The Department of Economic Security’s new director has no illusions about the challenges his agency faces as he prepares to take its helm.
Clarence Carter, whom Gov. Jan Brewer on Wednesday named director of DES, told agency staff members in an open letter that he strives to be “a spiritual man with a deep and abiding passion for serving the socially and economically vulnerable of our society,” and said it has been his “life’s work to make the systems intended to support those we serve function better.”
But Carter, head of Washington, D.C.’s Department of Human Services, warned of dark days ahead for the agency as economic and budget constraints force DES to deal simultaneously with a reduced budget and increased demand for the social services it provides.
“I wish I could promise that the dark clouds have passed, but I would be doing you a disservice,” he wrote. “While the national and Arizona economy have slowly begun to turn the corner, the effects of caseload increases and reduced resources will not abate any time soon.”
Brewer praised Carter, who served in President George W. Bush’s administration as executive officer of the Department of Agriculture’s Food Stamp Program, as a veteran human services administrator with a strong background in “managing fiscal challenges” and budgetary planning. As director of Washington’s Department of Human Services, he oversaw about 960 employees and a budget of more than $350 million.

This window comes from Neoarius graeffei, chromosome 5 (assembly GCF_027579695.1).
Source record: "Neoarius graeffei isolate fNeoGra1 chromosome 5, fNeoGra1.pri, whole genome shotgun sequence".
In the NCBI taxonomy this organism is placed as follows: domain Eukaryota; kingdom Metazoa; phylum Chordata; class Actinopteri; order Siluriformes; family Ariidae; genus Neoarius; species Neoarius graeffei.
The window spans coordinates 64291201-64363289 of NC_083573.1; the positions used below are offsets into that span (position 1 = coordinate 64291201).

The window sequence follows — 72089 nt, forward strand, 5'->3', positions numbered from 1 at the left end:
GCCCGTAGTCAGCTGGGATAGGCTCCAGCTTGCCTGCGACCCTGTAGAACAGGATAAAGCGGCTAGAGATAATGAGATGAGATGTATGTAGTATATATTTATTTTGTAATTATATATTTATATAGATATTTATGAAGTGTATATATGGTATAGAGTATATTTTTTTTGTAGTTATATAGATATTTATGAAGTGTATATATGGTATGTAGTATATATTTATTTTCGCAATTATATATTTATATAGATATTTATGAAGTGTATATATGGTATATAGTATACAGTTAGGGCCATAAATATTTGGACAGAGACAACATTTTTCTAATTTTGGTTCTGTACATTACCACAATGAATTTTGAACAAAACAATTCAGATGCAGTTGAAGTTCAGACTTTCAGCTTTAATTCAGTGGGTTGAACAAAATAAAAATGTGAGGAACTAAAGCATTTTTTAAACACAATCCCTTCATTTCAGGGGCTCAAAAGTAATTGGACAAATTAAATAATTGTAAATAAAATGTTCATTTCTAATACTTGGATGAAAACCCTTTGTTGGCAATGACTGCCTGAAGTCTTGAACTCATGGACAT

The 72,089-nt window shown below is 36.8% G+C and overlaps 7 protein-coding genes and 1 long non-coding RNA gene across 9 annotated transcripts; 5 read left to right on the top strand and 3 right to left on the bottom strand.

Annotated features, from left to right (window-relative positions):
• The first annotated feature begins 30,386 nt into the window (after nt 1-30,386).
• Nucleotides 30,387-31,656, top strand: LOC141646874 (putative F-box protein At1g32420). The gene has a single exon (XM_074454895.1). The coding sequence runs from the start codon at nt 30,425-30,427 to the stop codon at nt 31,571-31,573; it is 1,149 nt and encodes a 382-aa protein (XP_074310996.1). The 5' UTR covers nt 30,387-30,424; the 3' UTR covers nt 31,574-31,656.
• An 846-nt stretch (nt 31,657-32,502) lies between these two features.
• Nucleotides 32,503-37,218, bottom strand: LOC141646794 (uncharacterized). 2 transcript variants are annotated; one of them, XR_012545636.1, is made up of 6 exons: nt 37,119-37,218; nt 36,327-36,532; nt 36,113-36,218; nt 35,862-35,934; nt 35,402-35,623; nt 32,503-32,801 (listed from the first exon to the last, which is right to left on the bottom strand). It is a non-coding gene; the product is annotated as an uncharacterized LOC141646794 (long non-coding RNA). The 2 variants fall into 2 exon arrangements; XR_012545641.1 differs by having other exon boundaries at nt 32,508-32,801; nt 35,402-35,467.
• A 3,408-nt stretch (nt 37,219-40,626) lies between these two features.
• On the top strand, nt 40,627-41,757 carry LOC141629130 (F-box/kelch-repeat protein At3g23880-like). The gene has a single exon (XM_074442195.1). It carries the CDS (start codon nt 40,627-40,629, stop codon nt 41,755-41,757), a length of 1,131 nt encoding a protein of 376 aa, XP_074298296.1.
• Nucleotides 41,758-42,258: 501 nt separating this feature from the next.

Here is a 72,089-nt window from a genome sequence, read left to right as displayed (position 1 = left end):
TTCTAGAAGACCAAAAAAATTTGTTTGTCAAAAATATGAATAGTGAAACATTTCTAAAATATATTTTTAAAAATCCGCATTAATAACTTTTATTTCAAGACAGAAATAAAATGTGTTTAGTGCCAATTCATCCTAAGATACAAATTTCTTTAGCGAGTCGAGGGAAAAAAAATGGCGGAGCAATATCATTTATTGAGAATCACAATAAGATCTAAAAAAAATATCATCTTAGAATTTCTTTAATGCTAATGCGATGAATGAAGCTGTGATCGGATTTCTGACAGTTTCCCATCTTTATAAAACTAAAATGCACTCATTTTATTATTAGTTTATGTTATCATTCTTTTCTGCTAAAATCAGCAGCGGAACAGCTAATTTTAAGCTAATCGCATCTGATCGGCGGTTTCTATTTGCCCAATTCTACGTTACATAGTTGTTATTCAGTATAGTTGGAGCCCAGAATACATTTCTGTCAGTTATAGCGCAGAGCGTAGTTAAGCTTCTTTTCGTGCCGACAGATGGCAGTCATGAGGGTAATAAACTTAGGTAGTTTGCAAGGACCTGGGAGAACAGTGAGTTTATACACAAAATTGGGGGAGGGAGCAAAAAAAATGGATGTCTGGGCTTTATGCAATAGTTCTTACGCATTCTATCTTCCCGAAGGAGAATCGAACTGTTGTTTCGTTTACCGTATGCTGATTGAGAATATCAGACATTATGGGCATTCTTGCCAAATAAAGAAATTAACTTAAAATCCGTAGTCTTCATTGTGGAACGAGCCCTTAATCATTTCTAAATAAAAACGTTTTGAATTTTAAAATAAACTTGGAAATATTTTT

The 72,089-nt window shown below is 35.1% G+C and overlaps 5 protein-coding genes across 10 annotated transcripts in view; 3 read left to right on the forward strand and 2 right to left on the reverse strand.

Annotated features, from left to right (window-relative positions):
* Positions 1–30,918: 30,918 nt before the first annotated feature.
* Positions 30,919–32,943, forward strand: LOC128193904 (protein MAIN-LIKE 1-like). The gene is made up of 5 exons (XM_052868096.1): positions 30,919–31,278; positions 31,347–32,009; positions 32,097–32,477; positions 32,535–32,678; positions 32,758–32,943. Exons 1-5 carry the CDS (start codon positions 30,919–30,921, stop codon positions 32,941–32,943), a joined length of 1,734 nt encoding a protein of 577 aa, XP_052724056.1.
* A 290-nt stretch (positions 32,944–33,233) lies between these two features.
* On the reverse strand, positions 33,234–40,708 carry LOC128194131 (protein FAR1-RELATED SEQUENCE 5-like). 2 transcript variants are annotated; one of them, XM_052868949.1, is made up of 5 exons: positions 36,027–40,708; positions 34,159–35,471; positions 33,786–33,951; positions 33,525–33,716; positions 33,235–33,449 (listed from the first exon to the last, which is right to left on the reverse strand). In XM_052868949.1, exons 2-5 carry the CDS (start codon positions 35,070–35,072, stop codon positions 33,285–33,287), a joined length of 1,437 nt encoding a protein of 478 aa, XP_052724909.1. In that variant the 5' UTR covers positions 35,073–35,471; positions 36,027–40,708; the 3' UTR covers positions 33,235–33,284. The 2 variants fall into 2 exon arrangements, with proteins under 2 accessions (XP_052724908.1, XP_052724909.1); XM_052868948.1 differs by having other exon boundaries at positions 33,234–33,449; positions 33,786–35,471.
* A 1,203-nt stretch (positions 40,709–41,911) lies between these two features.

That background probably will serve him well as he takes over an agency that has suffered significant budget cuts in the past few years. DES’s budget dropped from $808 million at the start of the fiscal year 2009 to $546 million the following year. The agency’s current budget is about $678 million, and Brewer recommended a $688 million budget for DES in 2012.
Carter was still in Washington, D.C., at the time of the announcement and could not be reached for comment. He will begin work at DES on March 7.
Before his time at the Department of Agriculture, Carter served as director of the Federal Office of Community Services under the U.S. Department of Health and Human Services, and as the director of the Virginia Department of Social Services.
At the Department of Agriculture’s Food Stamp Program, Carter led efforts to institute administrative efficiency for states, reduced payment errors in the program and administered emergency food stamp programs after Hurricane Katrina, according to the Governor’s Office.
Outgoing Director Neal Young, who took over the agency in 2009, will return to work for the city of Phoenix, where he served as assistant housing director before Brewer named him DES director.
Brewer on Wednesday also announced the addition of two new advisers to her administration. She named Rebecca Gau, vice president of the Arizona Charter Schools Association, as director of the Governor’s Office of Education Innovation, and Don Hughes, a lobbyist for the law firm Kutak Rock, as her special adviser for health care innovation.